Effect of curcumin on memory in non-demented older adults.
Small GW, Siddarth P Li Z, Miller KJ, Ercoli L, Emerson ND, Martinez J et al. Memory and brain amyloid and tau effects of a bioavailable form of curcumin in non-demented adults: A double-blind, placebo-controlled 18 month trial. Am J Geriatr Psychiatry 2018;26:266-277.
Curcumin has previously demonstrated a number of therapeutic effects including being anti-inflammatory, antioxidant, and potentially neuroprotective. Epidemiological studies have suggested lower prevalence of Alzheimer's disease in Indian people with dietary intake of curry containing curcumin. However, early studies of curcumin for neuroprotective benefits in humans have not been supported. Proposed reasons include limited bioavailability of curcumin supplementation, and intervention in people with established dementia may not be optimal for therapeutic benefit. The current study aimed to determine the effect of daily oral use of a highly bioavailable curcumin intervention on memory performance in middle-aged and older non-demented adults.
The 18-month study was randomised, double-blind and placebo-controlled with participants recruited through media and referrals. Inclusion criteria included objective cognitive performance scores and clinical histories consistent with normal ageing or mild cognitive impairment (MCI). Subjects were aged between 50 and 90 years and undertook screening laboratory tests and ECGs to ensure no significant medical abnormalities that might interfere with the study. Exclusion criteria included significant cerebrovascular disease, probable Alzheimer's disease or other dementia, neurological or physical illness that can produce cognitive deterioration, history of myocardial infarction within the previous year or unstable cardiac disease, significant liver or pulmonary disease, diabetes, cancer, major depression or other psychiatric disorder, amongst others. Baseline screening included bloods and MRI to exclude reversible causes of cognitive impairment in addition to the cognitive, depression, memory and neuropsychological assessments. Subjects were assigned to receive bioavailable curcumin 90 mg twice daily (Theracurmin[R]) or placebo for 18 months. The primary outcome was verbal and visual memory tests. Revised memory and attention tests were secondary outcomes. PET imaging scans were undertaken in a small number of subjects.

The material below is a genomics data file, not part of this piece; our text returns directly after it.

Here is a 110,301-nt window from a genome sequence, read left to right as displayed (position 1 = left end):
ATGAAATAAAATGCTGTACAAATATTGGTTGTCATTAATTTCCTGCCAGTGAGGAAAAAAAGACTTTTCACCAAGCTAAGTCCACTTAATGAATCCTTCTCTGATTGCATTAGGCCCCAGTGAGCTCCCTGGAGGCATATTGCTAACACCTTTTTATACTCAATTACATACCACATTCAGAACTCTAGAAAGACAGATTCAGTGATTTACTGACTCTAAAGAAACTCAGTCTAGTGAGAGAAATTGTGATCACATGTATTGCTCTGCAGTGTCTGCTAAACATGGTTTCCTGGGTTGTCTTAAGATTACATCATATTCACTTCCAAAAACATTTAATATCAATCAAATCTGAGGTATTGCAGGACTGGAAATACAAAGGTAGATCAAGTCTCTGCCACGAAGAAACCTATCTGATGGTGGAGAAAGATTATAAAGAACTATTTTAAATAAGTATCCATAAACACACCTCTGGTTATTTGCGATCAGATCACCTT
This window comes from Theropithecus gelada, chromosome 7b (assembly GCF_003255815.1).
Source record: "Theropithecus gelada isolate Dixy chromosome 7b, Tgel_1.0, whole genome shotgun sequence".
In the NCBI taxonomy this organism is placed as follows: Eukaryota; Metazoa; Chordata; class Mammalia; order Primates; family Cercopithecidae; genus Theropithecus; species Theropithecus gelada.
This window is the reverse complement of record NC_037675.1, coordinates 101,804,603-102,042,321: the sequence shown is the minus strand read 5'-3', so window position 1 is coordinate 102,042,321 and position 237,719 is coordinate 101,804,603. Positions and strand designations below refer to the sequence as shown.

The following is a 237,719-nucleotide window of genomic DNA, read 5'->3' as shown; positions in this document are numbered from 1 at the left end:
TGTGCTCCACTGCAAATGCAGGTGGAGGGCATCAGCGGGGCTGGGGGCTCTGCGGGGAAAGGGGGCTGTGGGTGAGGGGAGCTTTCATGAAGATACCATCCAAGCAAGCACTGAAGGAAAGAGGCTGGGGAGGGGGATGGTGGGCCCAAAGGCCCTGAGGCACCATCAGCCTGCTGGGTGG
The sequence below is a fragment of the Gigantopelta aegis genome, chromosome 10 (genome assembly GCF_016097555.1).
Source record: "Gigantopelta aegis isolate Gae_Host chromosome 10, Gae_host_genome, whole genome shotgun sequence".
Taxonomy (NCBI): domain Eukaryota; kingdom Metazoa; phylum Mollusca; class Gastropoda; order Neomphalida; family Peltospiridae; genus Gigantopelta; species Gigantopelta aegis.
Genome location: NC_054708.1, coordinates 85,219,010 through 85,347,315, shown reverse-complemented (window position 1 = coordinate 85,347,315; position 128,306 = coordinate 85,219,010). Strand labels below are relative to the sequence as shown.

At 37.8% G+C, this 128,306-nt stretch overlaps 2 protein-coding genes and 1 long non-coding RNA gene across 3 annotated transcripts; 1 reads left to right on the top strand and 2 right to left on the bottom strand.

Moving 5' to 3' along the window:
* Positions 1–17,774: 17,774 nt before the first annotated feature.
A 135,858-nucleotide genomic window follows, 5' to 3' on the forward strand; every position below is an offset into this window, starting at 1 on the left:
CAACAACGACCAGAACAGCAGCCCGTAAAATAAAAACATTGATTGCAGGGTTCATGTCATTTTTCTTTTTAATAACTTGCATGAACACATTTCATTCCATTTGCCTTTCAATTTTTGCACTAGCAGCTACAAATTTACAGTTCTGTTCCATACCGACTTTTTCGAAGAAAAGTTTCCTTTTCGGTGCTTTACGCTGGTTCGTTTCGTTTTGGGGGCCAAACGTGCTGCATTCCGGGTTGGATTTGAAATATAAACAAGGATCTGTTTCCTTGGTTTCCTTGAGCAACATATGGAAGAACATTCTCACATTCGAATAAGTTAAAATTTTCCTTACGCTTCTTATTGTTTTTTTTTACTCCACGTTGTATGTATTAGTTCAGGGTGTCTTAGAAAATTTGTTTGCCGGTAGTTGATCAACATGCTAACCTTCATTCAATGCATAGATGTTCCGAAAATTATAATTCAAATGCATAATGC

From the potential pool of 259 subjects, 46 met study criteria and were randomised for treatment. Groups did not differ significantly in baseline demographics. After 18 months' intervention, the curcumin group demonstrated significant improvement from baseline in the verbal memory and visual memory outcome measures. The between group analysis demonstrated significant improvement for only some of the parameters, with the authors noting small sample sizes may have affected this. Secondary outcomes demonstrated significant improvements from baseline in measures of attention and depression for the curcumin group only; however, between group changes were not significantly different. At baseline, regional values identified in PET scans did not differ significantly; however, curcumin supplementation for 18 months demonstrated an effect in the amygdala and hypothalamus regions.
This study reports to be the first long-term double-blind, placebo-controlled study of a bioavailable form of curcumin in a non-demented adult population and suggests improvements in memory performance in middle-aged and older non-demented adults.
It should be recognised that the study population was indeed a healthy older population with extensive exclusion criteria. While this helps to understand the clinical effect of the intervention without other disease confounding the results, it limits the ability to extrapolate these findings beyond this limited population. While the study demonstrated promising findings, the relatively small sample size infers the need for caution in interpreting results. Future studies with larger sample sizes are required to confirm and understand the role of curcumin on cognition in a non-demented older population.
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|Publication:||Australian Journal of Herbal and Naturopathic Medicine|
|Date:||Jun 1, 2018|
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